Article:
Some of the hottest performance muscle cars are built on the unibody platform. Firebirds, Camaros, Mustangs, and just about anything Mopar are all built with subframes, rather than full frames. Count on some major advantages to this setup, even if there are a few downfalls. The biggest setback, by far, is that the only thing connecting the frame rails are the floor boards. Because of this, as the vehicle moves, the body can twist and torque. It might only be a small amount, but it can still put a damper on performance. Adding in a set of subframe connectors is a sure-fire way to stiffen up the chassis and help prevent loss in performance.
Weld-In vs Bolt-In
There are two styles of subframe connectors. The most trusted among consumers is the weld-in type. When looking into connectors like these, there are a few things to keep in mind. You may be required to cut the floor boards, or subframe rails, depending on the brand and application. It sounds like a hassle, but the ends justify the means. This will keep the subframe tucked up to the body as tightly as possible, improving rigidity. Of course, welding is on the agenda too. Though these types of subframes do require a longer install time, it still shouldn’t take much longer than a day’s worth of work to wrap it up.
Bolt-in connectors are viewed as less effective, as they aren’t completely mated to the vehicle’s chassis. Some people feel that there’s still room for flex because welds aren’t used. Bolt-ins, however, are easier to install and are even more affordable in some cases. These factors make it the desirable choice for many. Obviously, the subframes will have to be modified in order to run bolts through them, but nothing will have to be cut apart. Once the subframes are mounted with fasteners, it’s okay to take the extra step and weld them into place if you’re skeptical of how the bolts will do the job.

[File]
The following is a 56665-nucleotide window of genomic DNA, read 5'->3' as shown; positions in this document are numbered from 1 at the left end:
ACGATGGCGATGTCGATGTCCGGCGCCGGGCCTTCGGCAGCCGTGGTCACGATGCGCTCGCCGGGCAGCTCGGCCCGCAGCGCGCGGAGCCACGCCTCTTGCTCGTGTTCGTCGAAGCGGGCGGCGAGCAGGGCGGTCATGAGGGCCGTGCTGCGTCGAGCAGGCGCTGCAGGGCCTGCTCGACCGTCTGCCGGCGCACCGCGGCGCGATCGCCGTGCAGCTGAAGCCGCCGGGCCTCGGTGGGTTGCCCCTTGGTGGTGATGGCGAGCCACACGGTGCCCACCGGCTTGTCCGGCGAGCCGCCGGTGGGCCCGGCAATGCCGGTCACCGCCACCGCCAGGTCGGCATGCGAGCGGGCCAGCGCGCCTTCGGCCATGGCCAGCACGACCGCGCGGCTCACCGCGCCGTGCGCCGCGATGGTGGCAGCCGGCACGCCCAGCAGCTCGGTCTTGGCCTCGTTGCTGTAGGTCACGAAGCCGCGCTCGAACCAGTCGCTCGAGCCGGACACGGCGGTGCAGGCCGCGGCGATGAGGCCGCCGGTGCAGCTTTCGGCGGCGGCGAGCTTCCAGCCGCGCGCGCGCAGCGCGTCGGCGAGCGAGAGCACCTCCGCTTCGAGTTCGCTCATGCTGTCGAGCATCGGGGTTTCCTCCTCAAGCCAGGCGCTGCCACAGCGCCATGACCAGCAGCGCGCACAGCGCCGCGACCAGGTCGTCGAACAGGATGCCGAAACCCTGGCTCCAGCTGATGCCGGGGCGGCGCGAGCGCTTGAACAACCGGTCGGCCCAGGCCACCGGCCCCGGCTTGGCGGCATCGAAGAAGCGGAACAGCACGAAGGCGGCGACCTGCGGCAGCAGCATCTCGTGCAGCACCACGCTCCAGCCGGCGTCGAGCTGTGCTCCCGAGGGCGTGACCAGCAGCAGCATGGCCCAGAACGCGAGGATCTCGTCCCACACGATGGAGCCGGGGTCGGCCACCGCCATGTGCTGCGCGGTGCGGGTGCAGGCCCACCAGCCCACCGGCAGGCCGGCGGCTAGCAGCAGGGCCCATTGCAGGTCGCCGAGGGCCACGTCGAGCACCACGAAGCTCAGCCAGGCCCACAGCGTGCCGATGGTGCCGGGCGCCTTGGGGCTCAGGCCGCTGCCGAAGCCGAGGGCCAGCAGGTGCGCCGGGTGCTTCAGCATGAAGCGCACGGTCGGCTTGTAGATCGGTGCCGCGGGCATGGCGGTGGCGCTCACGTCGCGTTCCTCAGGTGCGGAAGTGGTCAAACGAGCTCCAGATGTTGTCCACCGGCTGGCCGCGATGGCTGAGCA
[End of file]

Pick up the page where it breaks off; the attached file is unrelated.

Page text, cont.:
Easy Performance Mod
The actual shape of a subframe connector can make a big difference. Commonly, they’re found in a square design. These may look more natural to the vehicle, but they have some shortcomings in comparison to their tubular counterparts. Round tubing is a lot more resistant to twisting and contorting than angular designs. If the option is available to the application, going tubular is a no-brainer.
Stiffening up the chassis can help increase handling and traction, as the forces at work will have a harder time manipulating the body. Now, you might think you can whip up a set of subframe connectors in a weekend’s time if you put your mind to it. You’re right. But at the end of the day, the investment in time spent and materials gathered may be greatly outweighed by the convenience of letting companies like QA1 or Hotchkis do the leg work.
Always Room for Improvement
The unibody platform is still in use today and is even more commonly found in production than body-on-frame designs. It has come a long way over the years, but even late model muscle cars can benefit from this upgrade. In fact, just about any kind of vehicle that will be built up for performance is going to be well aided with a reinforced chassis. Subframe connectors are easy to install and the investment is minimal. Just like any other speed part, prices vary on application but it won’t run much more than a few hundred bucks and a couple of hours in the garage. Once they’re in, the only thing left to do is tear up some blacktop.